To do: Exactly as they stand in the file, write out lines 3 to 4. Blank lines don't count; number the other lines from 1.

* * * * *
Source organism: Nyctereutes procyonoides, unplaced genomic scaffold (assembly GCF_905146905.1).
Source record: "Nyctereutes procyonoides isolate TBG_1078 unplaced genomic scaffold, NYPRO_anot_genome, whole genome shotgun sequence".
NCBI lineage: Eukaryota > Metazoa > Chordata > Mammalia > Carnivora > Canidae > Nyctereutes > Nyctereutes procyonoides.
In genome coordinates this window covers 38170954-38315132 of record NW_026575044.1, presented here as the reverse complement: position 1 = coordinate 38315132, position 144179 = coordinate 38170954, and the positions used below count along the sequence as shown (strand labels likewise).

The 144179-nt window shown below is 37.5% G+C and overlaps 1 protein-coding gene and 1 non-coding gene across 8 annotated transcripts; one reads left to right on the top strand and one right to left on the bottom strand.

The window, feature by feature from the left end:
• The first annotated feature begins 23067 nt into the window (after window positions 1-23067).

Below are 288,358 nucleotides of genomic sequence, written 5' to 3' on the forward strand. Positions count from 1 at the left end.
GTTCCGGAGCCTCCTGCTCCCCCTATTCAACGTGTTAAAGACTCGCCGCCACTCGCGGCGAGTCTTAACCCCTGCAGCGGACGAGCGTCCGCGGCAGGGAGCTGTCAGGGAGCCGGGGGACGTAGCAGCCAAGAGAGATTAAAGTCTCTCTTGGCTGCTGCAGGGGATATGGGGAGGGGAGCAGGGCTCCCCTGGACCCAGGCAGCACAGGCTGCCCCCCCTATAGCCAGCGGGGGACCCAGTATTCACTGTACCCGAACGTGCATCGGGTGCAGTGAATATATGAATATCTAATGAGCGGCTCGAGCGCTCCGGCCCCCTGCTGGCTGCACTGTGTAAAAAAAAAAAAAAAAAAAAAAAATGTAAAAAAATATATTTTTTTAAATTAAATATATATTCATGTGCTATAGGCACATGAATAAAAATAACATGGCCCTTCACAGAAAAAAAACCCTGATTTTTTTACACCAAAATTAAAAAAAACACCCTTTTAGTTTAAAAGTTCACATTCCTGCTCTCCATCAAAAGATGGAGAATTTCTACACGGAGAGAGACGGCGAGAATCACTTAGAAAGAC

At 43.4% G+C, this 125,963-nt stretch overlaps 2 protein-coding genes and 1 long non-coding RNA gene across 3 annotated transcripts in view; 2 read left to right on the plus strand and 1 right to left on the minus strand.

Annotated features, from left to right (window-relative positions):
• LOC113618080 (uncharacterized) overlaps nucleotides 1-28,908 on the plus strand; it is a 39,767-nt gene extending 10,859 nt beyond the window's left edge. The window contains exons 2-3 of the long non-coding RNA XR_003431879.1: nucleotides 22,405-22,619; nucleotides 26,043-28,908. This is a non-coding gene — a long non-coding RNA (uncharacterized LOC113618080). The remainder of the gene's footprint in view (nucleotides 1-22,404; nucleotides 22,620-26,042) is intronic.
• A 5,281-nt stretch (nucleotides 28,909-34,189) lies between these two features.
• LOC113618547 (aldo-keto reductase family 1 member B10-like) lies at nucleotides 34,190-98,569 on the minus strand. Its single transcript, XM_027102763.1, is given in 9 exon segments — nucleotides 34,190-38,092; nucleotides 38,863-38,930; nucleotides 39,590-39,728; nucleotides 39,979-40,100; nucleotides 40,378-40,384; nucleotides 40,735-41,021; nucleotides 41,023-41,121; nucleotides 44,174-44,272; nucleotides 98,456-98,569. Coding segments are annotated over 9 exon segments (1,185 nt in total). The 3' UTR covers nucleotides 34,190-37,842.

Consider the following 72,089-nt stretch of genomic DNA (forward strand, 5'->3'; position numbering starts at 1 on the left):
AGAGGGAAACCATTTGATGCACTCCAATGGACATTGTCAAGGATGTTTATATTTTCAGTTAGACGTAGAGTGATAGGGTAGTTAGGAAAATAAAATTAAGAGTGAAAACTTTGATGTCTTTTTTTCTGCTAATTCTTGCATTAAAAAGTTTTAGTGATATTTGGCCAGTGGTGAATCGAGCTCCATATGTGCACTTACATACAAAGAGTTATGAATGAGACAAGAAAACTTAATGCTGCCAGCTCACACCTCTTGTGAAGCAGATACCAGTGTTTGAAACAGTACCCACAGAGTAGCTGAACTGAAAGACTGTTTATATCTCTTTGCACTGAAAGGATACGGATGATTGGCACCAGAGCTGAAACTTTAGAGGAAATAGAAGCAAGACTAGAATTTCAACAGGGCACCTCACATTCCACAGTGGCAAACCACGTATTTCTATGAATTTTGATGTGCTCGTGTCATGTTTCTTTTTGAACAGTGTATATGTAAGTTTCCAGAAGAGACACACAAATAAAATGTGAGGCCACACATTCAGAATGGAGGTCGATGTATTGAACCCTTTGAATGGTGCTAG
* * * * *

NCBI lineage: Eukaryota > Metazoa > Chordata > Mammalia > Carnivora > Canidae > Nyctereutes > Nyctereutes procyonoides.
In genome coordinates this window covers 38170954-38315132 of record NW_026575044.1, presented here as the reverse complement: position 1 = coordinate 38315132, position 144179 = coordinate 38170954, and the positions used below count along the sequence as shown (strand labels likewise).